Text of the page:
Macron says too much English spoken in pre-Brexit Brussels

France's President Emmanuel Macron gives a speech to unveil his strategy to promote French as part of the International Francophonie Day before members of the French Academy (Academie Francaise) and other guests at the French Institute, in Paris, France, on 20 March 2018. [Pool/EPA/EFE]

The English language is too dominant in Brussels, especially with Britain soon to exit the European Union, French President Emmanuel Macron said yesterday (20 March) as he vowed to fight for a wider use of French in EU institutions and abroad.

There are some 274 million French speakers worldwide, making it the fifth most widely spoken language and the fourth most used language on the internet, according to the Francophonie organisation of French-speaking countries.

French was long dominant at EU headquarters in Brussels but English has become ubiquitous in European institutions, especially since eastern European members joined the bloc in 2004.

Britain, Europe’s second largest economy and by far its biggest English-speaking country, is due to leave the EU next year.

“The situation now is quite paradoxical. English has probably never been as present in Brussels at the time when we are talking about Brexit,” Macron said.

“This domination is not inevitable. It’s up to us to set some rules, to be present, and make French the language with whom one has access to a number of opportunities,” Macron said, quoting Europe’s relationship with French-speaking Africa.

Macron, who, unlike most previous French leaders often speaks in English in public when abroad, said this was not a move against the use of English but one to promote multilingualism.

He said he was in favour of everyone in Europe learning two foreign languages and that France would increase its efforts to teach French to European officials.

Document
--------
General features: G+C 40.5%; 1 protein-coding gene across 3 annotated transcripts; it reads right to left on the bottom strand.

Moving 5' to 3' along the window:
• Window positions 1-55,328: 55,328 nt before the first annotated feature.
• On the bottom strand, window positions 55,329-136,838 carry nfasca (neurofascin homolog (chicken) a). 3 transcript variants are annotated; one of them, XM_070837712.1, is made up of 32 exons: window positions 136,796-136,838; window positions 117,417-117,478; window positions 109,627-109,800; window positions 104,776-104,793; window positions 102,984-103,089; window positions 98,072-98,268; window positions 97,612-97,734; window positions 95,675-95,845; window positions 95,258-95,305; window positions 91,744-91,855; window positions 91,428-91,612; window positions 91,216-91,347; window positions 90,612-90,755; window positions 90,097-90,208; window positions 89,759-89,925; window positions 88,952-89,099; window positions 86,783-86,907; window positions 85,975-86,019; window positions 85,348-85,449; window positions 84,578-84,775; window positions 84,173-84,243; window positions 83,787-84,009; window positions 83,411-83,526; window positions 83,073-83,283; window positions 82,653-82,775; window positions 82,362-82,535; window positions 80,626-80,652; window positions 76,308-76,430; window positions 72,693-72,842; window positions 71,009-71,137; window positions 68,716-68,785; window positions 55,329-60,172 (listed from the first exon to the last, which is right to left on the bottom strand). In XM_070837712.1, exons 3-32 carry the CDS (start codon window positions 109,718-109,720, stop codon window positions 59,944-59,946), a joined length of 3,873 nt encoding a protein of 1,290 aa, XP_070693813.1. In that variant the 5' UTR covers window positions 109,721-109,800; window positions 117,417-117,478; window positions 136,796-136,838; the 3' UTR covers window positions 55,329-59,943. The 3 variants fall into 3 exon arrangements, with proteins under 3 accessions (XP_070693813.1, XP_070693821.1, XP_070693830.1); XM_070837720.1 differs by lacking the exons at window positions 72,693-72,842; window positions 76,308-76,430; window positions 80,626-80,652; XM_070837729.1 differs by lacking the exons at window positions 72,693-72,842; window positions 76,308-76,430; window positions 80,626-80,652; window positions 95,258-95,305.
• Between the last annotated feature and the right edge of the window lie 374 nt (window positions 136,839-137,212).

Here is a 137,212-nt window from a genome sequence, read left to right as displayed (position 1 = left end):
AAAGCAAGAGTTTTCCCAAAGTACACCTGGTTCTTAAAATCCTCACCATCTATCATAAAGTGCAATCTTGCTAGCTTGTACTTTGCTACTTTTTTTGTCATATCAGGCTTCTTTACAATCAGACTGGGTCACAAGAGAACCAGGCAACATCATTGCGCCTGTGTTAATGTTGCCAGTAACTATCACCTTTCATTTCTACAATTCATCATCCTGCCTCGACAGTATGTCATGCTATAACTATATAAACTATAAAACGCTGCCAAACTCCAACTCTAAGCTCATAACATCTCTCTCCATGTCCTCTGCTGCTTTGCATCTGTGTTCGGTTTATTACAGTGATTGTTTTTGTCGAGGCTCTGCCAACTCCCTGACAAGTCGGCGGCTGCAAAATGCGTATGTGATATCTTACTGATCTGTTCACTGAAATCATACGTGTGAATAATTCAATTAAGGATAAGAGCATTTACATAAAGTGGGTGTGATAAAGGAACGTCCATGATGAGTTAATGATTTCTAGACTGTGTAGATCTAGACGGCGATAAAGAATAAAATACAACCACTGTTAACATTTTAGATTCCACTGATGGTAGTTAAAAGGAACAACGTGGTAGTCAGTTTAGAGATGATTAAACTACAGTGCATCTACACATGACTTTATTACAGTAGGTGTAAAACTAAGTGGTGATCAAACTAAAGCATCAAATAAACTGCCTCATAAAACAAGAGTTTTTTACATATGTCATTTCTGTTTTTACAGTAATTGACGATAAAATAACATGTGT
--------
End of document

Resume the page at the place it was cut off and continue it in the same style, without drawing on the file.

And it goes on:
Macron also announced steps to promote the teaching of French abroad, including through its network of French lycées as part of a series of measures.

Macron insisted on the importance of extending, especially on the Internet, the broadcasting abroad of French media such as TV5 Monde and especially France Médias Monde (France 24, RFI, RMC Doualiya), which reaches 135 million people every week, with the goal of reaching 150 million by 2020.

He also stressed the role that the French media can play to help fight fake news.

“The media in French must appear as a trusted media”, Macron, noting that “AFP in this respect can play a central role because its global network is exceptional. To make an alliance on this subject with the major French-language media would be a considerable asset”, he said.

European Commission President Jean-Claude Juncker tweeted that he was “an enthusiastic backer of multilingualism.

“Why would Shakespeare’s language be superior to that of Voltaire?” Juncker told France 5 TV channel. “We are wrong to have become so anglicised,” he said, in French.

But Juncker added: “English has become a daily working language within the EU institutions. Brexit won’t change anything to it. Because those who don’t come from the western part of Europe have become used to speaking in English.”

On a visit to the west African country of Burkina Faso in November, Macron appealed to Africans to resist the lure of English and make French “the first language in Africa and maybe even the world in the coming decades”.

The International Francophonie Organisation has forecast that because of explosive population growth in Africa, over one billion people will live in French-speaking countries by 2065, second only to countries that speak English.

In Africa, it predicts that French will overtake English by 2050.

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